A letter from a U.S. Army general seemed to suggest a troop withdrawal had been ordered in response to a vote by the Iraqi Parliament over the weekend.
WASHINGTON — Secretary of Defense Mark Esper said Monday that a memo declaring U.S. troops’ “onward movement” from Iraq is not accurate. “There’s been no decision whatsoever to leave Iraq,” Esper explained.
Esper’s comments came after a leaked memo from the U.S.-led military coalition against the Islamic State said it would be “repositioning forces over the course of the coming days and weeks to prepare for onward movement.”
Some news outlets interpreted the letter as saying the U.S. would be withdrawing from Iraq, but Esper says that’s not the case. He told reporters Monday afternoon that his staff is “trying to figure out” what the memo was and said it may reflect troops being re-positioned in the country, but not withdrawn.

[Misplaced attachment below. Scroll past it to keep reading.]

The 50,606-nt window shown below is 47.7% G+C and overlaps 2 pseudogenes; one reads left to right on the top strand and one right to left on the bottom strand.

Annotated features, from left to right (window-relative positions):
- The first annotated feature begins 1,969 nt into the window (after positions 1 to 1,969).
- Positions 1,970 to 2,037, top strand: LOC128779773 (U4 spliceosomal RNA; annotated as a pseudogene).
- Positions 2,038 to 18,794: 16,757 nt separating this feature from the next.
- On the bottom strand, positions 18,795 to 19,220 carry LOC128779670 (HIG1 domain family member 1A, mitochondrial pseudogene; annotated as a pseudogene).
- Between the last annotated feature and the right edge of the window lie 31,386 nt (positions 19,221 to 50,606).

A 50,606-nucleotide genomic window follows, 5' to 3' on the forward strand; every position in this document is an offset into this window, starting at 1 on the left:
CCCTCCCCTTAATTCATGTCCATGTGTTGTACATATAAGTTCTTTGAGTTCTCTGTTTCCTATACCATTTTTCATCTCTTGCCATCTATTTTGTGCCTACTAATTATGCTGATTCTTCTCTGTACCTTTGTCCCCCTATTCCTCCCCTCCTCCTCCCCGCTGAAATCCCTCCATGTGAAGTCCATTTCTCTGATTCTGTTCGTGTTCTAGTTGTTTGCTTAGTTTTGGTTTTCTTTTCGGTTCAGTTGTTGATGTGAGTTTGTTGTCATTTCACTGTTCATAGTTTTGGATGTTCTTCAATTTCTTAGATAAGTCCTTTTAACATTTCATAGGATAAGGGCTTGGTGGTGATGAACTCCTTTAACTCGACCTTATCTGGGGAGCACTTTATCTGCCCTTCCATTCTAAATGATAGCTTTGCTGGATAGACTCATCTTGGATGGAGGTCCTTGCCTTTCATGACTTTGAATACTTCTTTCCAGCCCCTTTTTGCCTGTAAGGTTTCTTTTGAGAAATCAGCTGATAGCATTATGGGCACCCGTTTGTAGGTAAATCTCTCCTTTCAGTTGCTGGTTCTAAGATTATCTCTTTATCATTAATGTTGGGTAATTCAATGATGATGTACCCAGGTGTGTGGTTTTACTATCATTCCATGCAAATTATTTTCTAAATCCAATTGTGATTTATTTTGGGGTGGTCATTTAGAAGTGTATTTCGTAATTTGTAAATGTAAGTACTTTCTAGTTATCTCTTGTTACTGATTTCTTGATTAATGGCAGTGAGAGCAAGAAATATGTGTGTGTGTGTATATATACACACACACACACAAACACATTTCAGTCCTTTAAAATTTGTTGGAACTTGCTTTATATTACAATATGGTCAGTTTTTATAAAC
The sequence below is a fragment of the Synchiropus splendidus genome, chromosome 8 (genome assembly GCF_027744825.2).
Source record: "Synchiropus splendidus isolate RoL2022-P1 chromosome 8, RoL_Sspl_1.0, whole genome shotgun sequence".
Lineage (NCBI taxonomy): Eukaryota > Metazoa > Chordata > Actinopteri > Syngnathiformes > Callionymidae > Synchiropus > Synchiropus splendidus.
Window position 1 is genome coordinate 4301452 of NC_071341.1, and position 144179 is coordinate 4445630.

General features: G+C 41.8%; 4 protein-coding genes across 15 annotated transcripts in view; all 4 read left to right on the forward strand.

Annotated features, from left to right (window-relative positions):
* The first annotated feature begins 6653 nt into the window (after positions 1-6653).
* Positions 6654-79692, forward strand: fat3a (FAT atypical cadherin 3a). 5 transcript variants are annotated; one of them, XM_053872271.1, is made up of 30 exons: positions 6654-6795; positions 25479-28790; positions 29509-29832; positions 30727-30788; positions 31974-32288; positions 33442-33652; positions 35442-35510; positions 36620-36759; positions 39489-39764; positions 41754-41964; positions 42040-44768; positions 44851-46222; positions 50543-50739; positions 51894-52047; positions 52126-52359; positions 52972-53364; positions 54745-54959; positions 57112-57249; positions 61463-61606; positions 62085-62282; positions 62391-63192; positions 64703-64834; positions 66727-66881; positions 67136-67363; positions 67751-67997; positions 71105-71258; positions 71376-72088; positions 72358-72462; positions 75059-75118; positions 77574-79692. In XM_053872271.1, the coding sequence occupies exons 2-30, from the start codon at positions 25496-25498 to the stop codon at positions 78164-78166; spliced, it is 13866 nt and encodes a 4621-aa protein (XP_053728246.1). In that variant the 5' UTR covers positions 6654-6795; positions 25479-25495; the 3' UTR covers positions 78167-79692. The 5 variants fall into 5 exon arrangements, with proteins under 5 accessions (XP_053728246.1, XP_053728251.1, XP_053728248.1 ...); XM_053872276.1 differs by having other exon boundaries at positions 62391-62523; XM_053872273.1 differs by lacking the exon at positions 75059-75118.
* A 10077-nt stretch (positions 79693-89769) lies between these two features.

The Iraqi Parliament voted over the weekend to expel U.S. troops.
Gen. Mark Milley, the Chairman of the Joint Chiefs of Staff, later told reporters the letter “was a mistake.” He said it was a draft, poorly worded and had not been signed yet.
The letter was addressed to the Iraqi Defense Ministry’s Combined Joint Operations Baghdad. The letter read, “We respect your sovereign decision to order our departure.”
An image of the letter, tweeted by national military reporter Tara Copp was not signed, but the signature line read, “William H. Seely III, Brigadier General, U.S. Marine Corps, Commanding General, TF-Iraq” and is dated January 6, 2020.
A coalition source told Sky News that hundreds of US-led forces were being moved out of a base in Baghdad’s Green Zone to elsewhere in the country. But the source said it’s to “thin out” troops in Baghdad and that they are not leaving Iraq.
The Associated Press contributed to this report.